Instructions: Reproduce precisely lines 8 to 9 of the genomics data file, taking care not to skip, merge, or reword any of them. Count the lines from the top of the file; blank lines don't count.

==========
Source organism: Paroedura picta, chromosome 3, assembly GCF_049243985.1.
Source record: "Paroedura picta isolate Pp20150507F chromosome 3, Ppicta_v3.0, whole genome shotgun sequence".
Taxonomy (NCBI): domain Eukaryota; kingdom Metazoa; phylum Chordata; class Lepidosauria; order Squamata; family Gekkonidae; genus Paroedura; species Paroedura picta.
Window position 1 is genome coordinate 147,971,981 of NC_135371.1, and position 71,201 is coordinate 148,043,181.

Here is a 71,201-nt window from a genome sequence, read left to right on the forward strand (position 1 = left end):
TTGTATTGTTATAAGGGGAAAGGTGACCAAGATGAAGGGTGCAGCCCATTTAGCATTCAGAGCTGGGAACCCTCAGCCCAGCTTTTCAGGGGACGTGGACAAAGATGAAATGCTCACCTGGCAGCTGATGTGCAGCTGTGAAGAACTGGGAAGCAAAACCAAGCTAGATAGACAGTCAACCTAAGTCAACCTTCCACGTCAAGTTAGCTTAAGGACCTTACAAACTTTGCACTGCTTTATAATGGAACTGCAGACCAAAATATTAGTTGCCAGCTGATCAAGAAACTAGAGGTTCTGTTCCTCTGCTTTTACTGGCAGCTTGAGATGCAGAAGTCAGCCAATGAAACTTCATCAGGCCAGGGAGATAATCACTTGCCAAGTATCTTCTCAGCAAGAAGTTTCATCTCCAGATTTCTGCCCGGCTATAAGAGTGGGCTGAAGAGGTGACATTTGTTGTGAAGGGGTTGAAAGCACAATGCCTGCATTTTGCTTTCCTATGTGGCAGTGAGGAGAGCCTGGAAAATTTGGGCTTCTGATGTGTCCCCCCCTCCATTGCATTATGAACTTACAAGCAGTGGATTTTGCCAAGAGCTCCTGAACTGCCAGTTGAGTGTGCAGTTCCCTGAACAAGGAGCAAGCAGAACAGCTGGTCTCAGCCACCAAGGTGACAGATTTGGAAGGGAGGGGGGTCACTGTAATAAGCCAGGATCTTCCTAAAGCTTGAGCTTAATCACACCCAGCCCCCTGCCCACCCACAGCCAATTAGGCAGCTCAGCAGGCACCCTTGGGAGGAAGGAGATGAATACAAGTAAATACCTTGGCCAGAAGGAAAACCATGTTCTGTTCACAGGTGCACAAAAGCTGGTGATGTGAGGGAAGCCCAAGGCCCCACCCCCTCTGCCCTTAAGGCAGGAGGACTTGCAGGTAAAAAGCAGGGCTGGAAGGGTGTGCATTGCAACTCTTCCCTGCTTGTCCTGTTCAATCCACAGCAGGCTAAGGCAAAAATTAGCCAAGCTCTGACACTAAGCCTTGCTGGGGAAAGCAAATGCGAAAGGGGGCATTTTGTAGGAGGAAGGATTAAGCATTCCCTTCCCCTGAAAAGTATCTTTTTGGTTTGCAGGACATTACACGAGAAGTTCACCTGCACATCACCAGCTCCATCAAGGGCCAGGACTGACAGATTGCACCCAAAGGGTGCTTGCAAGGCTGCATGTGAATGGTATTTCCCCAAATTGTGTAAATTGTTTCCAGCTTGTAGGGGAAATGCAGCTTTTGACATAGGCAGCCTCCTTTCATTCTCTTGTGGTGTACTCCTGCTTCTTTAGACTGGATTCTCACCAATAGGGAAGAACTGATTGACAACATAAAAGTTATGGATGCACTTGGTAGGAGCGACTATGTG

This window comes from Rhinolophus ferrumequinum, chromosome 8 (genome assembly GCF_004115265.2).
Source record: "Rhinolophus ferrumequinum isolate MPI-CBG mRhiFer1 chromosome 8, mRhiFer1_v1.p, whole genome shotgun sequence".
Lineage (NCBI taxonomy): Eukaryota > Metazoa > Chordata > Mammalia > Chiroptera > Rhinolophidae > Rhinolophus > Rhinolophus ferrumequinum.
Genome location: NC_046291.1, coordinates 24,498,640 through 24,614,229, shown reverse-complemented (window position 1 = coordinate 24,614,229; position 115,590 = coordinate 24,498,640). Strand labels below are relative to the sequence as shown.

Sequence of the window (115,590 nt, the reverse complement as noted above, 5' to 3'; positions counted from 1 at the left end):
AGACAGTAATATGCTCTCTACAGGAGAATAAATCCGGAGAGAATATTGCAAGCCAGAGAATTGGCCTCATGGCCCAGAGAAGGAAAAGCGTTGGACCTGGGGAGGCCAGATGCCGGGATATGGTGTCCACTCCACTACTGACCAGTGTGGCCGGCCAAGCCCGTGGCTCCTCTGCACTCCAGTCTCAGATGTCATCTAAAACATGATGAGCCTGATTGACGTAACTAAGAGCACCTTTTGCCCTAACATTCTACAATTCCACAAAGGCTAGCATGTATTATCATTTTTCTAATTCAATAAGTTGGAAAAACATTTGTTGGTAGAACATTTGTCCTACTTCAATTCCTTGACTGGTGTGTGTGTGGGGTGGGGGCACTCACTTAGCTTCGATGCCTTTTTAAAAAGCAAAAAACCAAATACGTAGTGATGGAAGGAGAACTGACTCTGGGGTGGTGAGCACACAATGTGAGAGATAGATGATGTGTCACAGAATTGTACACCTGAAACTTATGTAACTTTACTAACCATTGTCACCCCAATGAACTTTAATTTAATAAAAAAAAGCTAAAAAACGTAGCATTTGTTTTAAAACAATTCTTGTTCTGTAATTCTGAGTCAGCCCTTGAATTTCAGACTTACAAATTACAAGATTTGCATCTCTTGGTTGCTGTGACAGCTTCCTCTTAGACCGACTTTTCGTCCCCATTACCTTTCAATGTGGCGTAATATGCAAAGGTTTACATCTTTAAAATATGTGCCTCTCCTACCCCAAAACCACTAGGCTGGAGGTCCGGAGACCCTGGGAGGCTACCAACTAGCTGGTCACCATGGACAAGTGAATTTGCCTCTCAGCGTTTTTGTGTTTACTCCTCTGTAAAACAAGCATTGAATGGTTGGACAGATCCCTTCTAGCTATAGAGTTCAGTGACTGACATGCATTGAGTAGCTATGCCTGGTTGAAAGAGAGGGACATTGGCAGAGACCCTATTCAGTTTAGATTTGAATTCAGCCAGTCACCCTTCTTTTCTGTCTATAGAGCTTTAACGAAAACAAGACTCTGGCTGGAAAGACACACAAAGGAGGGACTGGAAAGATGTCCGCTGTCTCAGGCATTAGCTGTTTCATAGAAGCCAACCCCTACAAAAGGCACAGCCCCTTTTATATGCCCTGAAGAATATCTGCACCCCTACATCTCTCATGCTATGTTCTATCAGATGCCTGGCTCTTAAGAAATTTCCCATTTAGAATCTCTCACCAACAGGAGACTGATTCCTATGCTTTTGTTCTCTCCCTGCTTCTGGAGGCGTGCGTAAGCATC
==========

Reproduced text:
Source record: "Rhinolophus ferrumequinum isolate MPI-CBG mRhiFer1 chromosome 8, mRhiFer1_v1.p, whole genome shotgun sequence".
Lineage (NCBI taxonomy): Eukaryota > Metazoa > Chordata > Mammalia > Chiroptera > Rhinolophidae > Rhinolophus > Rhinolophus ferrumequinum.